Preface: We live in an area that by Alexandria standards is pretty hilly, well it's in fact one be slope down to the lake. It's also an area that at one point in time was a demolition landfill and sand quarrey.
With that frame of reference here's my little tale of woe and a bigger question to ponder. Several years ago we had a series of large rains that over the course of two days dumped nearly 16 inches of rain in the area; most of which found itself into a large egress window we have in our basement. As it filled and eventually broke the glass, it send a good amount of that rain pouring through our basement and out our garage; a mini river if you will, complete with a waterfall. Subsequently, we remodeled the basement and re-landscaped the yard to make sure the water from lots "upstream" flow away from the house. During the process of landscaping we've created some other steep hills that despite four years and countless bags of grass seed and mulch and landscape fabric have failed to grow grass. It's frustrating. But mostly because of the pressure to have a green, manicured lawn. I'd prefer to let things just grow and see what comes up. But that's not acceptable in town. This all leads me to the bigger question and point to ponder.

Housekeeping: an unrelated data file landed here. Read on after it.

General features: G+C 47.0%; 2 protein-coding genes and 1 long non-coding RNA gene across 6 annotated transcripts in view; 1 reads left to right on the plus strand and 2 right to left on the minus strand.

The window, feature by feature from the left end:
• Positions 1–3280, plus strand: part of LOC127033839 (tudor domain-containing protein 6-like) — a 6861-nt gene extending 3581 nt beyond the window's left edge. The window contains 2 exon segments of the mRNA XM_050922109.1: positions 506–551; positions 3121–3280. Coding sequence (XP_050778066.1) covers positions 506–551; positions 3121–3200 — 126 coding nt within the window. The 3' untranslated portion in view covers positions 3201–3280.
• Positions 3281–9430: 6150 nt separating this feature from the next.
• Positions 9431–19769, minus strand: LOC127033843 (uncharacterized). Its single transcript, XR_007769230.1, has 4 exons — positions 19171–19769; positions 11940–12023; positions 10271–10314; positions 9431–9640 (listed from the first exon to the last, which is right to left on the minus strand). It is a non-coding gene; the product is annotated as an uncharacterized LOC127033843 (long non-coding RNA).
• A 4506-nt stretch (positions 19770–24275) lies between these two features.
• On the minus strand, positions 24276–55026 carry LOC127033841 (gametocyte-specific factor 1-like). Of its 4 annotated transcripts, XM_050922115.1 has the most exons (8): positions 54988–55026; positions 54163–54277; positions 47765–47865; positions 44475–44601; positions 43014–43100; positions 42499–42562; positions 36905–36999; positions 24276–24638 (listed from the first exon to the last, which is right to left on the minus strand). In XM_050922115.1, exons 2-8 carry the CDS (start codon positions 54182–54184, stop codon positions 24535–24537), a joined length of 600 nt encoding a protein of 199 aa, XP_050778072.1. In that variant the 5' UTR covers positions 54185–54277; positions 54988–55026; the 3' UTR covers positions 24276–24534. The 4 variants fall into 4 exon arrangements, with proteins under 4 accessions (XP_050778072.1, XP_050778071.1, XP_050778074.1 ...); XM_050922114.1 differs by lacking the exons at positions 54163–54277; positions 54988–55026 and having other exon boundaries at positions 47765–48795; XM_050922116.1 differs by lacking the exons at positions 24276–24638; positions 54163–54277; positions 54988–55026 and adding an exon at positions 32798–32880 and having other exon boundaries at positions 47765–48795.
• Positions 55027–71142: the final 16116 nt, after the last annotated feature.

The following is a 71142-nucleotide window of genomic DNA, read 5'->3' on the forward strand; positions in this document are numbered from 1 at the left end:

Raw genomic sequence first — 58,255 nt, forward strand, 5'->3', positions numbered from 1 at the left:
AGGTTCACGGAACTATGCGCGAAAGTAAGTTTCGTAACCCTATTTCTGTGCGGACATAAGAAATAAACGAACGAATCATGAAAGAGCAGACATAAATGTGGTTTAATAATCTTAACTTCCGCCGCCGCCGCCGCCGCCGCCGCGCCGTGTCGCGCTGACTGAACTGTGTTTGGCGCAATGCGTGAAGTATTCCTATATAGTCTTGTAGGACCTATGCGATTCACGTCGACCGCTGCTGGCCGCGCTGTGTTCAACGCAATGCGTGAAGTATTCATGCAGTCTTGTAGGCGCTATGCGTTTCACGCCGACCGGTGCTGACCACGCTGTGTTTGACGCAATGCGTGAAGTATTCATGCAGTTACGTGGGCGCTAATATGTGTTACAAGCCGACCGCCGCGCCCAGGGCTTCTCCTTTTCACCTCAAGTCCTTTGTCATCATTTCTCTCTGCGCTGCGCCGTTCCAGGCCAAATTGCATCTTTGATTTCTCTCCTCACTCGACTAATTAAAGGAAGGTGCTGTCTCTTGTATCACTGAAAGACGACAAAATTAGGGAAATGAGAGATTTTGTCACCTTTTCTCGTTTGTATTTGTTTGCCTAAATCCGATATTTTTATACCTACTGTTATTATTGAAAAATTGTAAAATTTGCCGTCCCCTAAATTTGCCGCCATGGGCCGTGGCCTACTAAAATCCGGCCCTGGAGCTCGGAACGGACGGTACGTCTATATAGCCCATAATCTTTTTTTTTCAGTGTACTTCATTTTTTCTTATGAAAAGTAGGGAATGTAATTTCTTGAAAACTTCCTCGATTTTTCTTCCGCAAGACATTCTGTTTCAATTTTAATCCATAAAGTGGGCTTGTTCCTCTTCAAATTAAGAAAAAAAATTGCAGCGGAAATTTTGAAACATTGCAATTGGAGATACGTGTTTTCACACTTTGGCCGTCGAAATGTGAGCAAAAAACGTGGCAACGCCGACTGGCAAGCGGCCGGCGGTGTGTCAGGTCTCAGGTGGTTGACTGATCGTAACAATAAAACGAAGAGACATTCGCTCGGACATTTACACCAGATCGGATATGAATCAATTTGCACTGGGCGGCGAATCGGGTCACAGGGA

In the past I've been a trustee at Alex UMC. Last year, the last year I was a trustee, we took bids for lawn care that ranged in price from $3,200 to $5,500. All that was for was to cut the grass. Period. I'm certain that this summer's bill is going to be substantially more as lawn care services try to recoup their gas expenditures. Granted, we have a large parcel of land and I'm not denying that the services shouldn't be fairly compensated. But are there alternatives? Not mowing isn't an option because the neighbors are fearful that one of their children will get lost in the forest that is inevitably going to spring up for the lack of maintenance. Planting the area in native grasses is one alternative - they do need to be mowed once a year or so - but the initial outlay can be expensive and I'm sure some people would be upset with a prairie in town. I'm also fairly sure that other churches are in similar situations - as are schools, companies with large lawns, etc.
John Wesley bemoaned the fact that grain was made into alcohol while people starved in the streets. He also argued that the money people spent on alcohol was better spent serving the poor. I wonder what Wesley would think about $6000 for mowing the grass?